Creating a Space for Living: Taking Bearings (The Library) by Adam M. Sowards - Issue #12
A 1944 novel imagines social transformation through dams
A few prefatory words
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This week we return to The Library. And I'm making my first issue on a novel. Read on!
Envisioning Social Transformation in Fiction
Space for Living (1944)
An earlier issue focused on the Columbia Basin Project and described some of the plans for that enterprise—a vast project that promised to reclaim nature and the family farm and empower communities and industries.
It’s easy to think such projects originate in insular government offices or in the heads of reform-minded engineers. That’s a mistake. Broad cultural currents were at work, as is evidenced by this week’s newsletter focus, Margaret Thompson’s 1944 book, Space for Living: A Novel of Grand Coulee and the Columbia Basin.
Space for Living won no Pulitzer Prize (for good reason) and did not become a feature film (although it might have worked on the big screen!). Despite it being forgotten, I’m not sure I’ve encountered anything in the historical record that conveys so powerfully the hopes Northwesterners held about how transforming a river might reorganize society and the broader landscape. I find it a fascinating artifact.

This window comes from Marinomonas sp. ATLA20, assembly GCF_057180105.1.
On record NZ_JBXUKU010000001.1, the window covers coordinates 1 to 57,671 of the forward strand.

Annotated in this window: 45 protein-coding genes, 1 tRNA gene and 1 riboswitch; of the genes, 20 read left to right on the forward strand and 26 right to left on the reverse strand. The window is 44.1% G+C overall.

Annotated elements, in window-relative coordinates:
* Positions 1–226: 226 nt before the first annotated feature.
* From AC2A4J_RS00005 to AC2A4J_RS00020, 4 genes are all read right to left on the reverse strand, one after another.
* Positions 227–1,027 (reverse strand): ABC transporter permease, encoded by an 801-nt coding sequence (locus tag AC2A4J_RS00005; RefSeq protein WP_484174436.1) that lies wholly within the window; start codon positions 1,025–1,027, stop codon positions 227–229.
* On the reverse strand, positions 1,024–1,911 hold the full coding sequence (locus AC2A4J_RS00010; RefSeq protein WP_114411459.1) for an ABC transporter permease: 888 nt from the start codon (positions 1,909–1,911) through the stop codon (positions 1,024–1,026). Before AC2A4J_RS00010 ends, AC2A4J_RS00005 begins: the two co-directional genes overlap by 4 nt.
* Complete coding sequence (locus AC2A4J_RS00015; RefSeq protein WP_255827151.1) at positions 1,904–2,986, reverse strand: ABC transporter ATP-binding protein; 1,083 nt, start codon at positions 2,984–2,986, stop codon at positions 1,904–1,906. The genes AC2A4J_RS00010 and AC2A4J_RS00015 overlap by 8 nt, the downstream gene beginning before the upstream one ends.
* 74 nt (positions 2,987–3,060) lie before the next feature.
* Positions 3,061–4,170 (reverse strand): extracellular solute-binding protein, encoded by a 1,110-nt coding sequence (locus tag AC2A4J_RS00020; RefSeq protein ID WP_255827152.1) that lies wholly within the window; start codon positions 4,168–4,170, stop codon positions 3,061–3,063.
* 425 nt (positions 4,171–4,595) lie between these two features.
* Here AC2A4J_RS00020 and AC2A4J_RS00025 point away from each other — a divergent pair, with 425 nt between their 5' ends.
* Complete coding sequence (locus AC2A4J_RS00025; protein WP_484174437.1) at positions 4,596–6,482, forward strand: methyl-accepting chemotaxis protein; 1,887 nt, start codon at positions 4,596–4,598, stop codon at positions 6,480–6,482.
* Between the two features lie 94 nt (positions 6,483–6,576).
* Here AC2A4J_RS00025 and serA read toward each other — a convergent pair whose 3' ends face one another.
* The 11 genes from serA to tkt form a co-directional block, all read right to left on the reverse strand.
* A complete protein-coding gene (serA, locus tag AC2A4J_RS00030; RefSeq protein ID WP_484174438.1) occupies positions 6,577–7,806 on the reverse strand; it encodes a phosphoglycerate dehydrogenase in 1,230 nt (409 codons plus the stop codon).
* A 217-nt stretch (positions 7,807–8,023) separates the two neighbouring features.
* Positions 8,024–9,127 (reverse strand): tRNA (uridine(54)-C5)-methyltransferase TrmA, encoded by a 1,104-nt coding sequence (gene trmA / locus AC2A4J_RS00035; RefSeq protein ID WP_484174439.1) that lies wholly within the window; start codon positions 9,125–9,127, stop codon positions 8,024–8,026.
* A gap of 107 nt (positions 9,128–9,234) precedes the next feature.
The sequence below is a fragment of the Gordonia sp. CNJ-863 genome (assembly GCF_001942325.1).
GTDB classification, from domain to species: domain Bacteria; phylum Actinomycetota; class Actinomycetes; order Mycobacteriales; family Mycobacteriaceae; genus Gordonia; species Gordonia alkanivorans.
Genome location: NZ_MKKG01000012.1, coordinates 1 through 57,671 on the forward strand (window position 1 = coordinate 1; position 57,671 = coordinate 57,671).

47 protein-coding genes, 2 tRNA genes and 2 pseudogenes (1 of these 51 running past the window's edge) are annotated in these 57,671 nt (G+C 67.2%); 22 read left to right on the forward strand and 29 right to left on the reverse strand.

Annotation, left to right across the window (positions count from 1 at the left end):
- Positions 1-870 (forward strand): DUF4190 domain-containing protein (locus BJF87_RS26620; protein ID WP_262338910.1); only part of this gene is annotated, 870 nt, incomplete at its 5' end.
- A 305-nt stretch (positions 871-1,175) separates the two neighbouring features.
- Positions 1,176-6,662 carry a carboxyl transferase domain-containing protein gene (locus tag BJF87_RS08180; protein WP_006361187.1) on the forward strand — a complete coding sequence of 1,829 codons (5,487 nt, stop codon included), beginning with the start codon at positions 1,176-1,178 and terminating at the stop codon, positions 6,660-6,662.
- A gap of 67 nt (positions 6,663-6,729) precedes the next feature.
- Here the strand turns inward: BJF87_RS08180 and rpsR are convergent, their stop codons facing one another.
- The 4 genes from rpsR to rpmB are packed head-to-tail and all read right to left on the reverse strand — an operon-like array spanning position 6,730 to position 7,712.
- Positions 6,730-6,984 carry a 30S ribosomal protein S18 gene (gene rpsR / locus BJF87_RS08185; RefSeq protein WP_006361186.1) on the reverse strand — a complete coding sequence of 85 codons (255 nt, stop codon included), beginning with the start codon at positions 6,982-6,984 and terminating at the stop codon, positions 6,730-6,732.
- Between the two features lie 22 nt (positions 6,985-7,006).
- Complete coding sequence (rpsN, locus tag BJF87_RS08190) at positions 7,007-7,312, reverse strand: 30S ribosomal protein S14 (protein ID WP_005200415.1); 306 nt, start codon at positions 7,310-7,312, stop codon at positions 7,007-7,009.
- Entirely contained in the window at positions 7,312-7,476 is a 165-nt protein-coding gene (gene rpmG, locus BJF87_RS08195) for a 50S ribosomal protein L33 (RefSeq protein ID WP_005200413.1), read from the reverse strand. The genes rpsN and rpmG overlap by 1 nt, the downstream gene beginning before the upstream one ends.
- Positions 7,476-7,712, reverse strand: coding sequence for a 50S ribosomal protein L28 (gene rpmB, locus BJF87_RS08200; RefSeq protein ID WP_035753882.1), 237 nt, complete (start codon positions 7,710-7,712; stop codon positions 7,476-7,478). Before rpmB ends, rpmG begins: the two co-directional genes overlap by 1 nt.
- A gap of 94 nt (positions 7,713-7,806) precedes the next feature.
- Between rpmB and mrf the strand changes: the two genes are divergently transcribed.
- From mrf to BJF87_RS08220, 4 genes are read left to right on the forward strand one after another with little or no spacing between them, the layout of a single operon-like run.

The Author: Margaret Thompson
Space for Living was not the author’s first book. Thompson had published High Trails of Glacier National Park in 1936. Later, she co-edited The Conservation of Northwest Resources, a volume published in 1950 by the Northwest Conservation League, an organization that she served as executive secretary into the mid-1960s. She also wrote a biography of Marcus Whitman for young readers. When she published Space for Living, Thompson worked for Washington State Parks. Later, Thompson was the Benton County school superintendent for more than a decade beginning in 1950. She retired in 1963 and died six years later in Kennewick, Washington.
Space for Living’s plot is straightforward. It opens with Verne on a train returning to his hometown of Ashton in eastern Washington after fighting in World War I. The war made his time at the University of Washington before the war seem like kids’ stuff, but in Seattle his heart had been partly captured by Evelyn, a sophisticated student and working journalist. However, before leaving for the Great War, he led his high school sweetheart, Clara, to believe they were engaged. The love triangle is a key plot device throughout the book, as he marries Clara (of course) but carries on affairs with Evelyn (of course). The two women represent the split in Washington State—the “cow counties” in the eastern past rooted in the past and the urban, industrial west side looking toward the future.
If Space for Living simply told of young man’s confused heart, I would spare you my commentary. However, on Verne’s initial trip back home, he hears the plans to develop the Columbia River and bring water to farms in the Columbia Basin. The idea captivates him. As does the main debate at the time: Should a big dam be built at Grand Coulee by the federal government and sell public power, or should a system of smaller dams and canals be drawn out of lakes and rivers with power sold by private companies? (As mundane as this question sounds, it drove regional politics significantly.)
That’s basically the novel. Verne goes back and forth from Ashton to Seattle, from Clara to Evelyn, trying to make a living and make a difference, following his heart and mind. He’s a long-tortured man, the campaign for public power and irrigation lasting for decades.